Rebecca does have some benchmarks of sorts. She has seen how fellow Olympic champion Bradley Wiggins has fared in World Time Trial Championships as well as her British rival Wendy Houvenaghel who was second to Rebecca in the Pursuit in Beijing. As ever, the Olympic Champion is not going into this blind. “This possibly could be an even harder challenge than the Pursuit to get to medal standard” she explained. “It is pretty daunting and scary starting from scratch.”

Rebecca says it would have been so much easier to carry on with the Pursuit knowing what works and knowing she had been the best in the World but she is still very positive about the Time Trial. “I think I have the physical capability, experience and the mentality to do it” she says. “The one question mark I have is whether I have the resources to dig deep and make it happen because I know what it took to make it happen last time.”

“Before, it was about becoming an Olympic champion which was a key motivating factor. But, having done that, I’m now going into the unknown mentally of working towards doing it again. When it gets tough though, I won’t be able to throw the question to myself of ‘why are you doing this – because you want to become Olympic champion’. This time the reply from within will be, ‘you already are Olympic champion, what do you need to be doing this for?’

Rebecca though, as she has already admitted, is a pretty stubborn character and doesn’t do failure. Failure is simply not an option and is one of the things that drives her onwards and upwards. She has thought a lot about what she is doing and the pathway options she has to finish her career on a high. “This year’s goal is to explore the time trial route but I have definitely not written off the Team Pursuit at all. I’m just exploring where I can go after this year. If for example the TT is going to happen, I can go back to the Team Pursuit as well and run them both side by side.”

The Pursuit, says Rebecca, is very different to the Time Trial and may well be a bigger challenge than it was going from Rowing to the Pursuit. Photo: Phil O'Conner Photography

For now, Rebecca is back on the bottom of the ladder again looking up and ahead lies a season racing for Orbea-For Goodness Shakes! The Olympic Champion is very pleased with the help she has had from Orbea who have provided her with not only a state of the art Time Trial bike but all the equipment she needs to pursue a career on the road prior to the London 2010 Games. Having learnt the ropes on the track already, Rebecca has been free to move back home to the Henley/Marlow area of London where she admits she is very settled and happy. “It has made a massive difference” she admits, adding “it’s a great area for training.”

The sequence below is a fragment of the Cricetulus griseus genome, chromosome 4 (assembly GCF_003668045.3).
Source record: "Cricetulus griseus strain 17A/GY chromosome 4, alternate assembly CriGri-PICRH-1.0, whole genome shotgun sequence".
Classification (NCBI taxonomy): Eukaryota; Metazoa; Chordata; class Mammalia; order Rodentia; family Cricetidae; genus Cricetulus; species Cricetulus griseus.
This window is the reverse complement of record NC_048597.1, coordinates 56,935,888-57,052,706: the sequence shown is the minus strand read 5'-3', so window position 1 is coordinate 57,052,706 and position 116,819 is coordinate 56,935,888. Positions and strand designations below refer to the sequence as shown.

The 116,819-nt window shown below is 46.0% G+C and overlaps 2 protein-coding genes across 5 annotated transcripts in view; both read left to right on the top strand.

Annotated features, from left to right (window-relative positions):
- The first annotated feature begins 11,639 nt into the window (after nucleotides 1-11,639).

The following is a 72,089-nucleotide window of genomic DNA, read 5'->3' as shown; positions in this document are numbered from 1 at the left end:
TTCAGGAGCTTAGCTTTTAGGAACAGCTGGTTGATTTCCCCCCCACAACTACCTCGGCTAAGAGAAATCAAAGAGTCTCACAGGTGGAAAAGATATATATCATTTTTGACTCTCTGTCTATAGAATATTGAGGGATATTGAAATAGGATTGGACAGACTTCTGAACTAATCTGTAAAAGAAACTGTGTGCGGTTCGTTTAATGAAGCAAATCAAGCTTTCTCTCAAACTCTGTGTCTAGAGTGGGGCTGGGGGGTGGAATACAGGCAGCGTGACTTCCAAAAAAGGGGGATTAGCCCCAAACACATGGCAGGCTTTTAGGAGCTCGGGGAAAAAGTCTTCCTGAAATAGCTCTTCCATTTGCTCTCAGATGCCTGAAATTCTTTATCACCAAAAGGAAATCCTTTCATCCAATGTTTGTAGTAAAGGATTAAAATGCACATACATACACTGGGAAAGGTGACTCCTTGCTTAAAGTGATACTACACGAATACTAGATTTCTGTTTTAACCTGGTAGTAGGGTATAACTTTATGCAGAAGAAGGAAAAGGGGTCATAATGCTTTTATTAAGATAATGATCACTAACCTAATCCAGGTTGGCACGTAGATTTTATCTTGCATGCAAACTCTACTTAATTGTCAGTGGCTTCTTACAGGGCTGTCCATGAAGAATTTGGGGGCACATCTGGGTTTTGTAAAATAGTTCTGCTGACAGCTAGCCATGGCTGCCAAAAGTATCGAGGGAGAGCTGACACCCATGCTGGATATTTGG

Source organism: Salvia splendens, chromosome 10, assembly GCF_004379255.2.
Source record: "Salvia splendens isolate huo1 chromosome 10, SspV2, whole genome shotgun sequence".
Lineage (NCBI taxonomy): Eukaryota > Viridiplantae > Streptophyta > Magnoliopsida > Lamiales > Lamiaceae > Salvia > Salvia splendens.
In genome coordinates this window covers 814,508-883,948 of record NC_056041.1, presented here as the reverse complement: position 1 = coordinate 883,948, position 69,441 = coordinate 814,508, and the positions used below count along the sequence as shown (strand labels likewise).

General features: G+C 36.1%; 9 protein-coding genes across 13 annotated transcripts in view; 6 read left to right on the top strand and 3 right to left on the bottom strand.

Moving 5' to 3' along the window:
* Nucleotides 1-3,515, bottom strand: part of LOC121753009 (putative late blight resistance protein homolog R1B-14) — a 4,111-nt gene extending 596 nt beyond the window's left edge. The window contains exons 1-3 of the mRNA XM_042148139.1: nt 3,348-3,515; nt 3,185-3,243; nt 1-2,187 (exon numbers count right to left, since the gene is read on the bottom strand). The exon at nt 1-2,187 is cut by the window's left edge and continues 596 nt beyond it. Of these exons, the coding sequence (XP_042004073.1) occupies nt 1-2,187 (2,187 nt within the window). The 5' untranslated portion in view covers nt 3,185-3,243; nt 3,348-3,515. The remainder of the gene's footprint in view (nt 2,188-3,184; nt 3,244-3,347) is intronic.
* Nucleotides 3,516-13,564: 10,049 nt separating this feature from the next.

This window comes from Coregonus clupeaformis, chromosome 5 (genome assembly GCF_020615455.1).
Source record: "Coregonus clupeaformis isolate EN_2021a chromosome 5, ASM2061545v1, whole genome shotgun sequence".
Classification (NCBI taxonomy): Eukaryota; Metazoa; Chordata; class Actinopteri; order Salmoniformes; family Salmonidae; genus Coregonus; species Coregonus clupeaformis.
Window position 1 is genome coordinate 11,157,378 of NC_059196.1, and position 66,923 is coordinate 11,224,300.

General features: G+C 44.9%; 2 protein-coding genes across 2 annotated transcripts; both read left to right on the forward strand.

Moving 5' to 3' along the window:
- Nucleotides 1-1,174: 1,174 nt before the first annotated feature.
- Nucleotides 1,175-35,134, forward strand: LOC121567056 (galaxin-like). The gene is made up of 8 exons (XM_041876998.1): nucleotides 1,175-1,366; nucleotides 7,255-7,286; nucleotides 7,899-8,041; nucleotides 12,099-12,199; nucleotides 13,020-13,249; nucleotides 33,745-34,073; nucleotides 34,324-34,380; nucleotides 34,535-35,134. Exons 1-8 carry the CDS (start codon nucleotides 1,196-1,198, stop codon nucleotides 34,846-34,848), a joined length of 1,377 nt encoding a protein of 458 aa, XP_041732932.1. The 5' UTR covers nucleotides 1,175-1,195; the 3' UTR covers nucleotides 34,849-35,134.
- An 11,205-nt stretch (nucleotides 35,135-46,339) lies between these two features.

Ahead lies a training camp in Majorca with GB and some domestic racing which she says will provide her with the opportunity to blow away the cob webs and lay down a few markers. Her first international Time Trial in a UCI calendar where time trials are rare will be at the end of April. The push will then be on to gain selection for the World Championships in Melbourne which would be the big test to see whether an Olympic medal in this event is a possibility. Because the Time Trial is so different to the Pursuit and her efforts in rowing, Rebecca will also be exploring her options in other road events such as road races and circuit races both here in Britain and abroad to get the training needed to do a good time trial.

While London 2012 will provide Rebecca with the opportunity to end her career with something special, a medal in front of her home crowd, she admits she is torn between being an athlete there or a spectator. Whilst she knows the support from the home crowd will make a significant difference, Rebecca also knows that London 2012 will be a massive experience for spectators. Some how, having seen how driven she is to tackling huge challenges head on, I can’t see the Olympic champion standing on the sidelines for her last hurrah. As she explained, she has already wasted time in this Olympic cycle preparing for an event that was then axed. Now is the time to pursue the new challenges in her Olympic career and 2010 will see Rebecca do just that. Good luck to Rebecca in 2010 and in her quest to be an Olympic champion again.

2004 Olympic Games, Athens: Silver (Rowing, quadruple sculls)
2005 World Rowing Championships, Japan: Gold (Rowing, quadruple sculls)
2006 Begins her cycling career on the track in April coached by Dan Hunt
2006 British Time-Trial Championships: Gold.
2007 Track Cycling World Championships, Majorca: Silver Individual Pursuit.
2008 Track Cycling World Championships, Manchester: Double Gold Individual and Team Pursuit.
2008 Beijing Olympics Games. Gold (Individual Pursuit)


Track Cycling World Championships 2008

Beijing Olympic Games 2008 Reports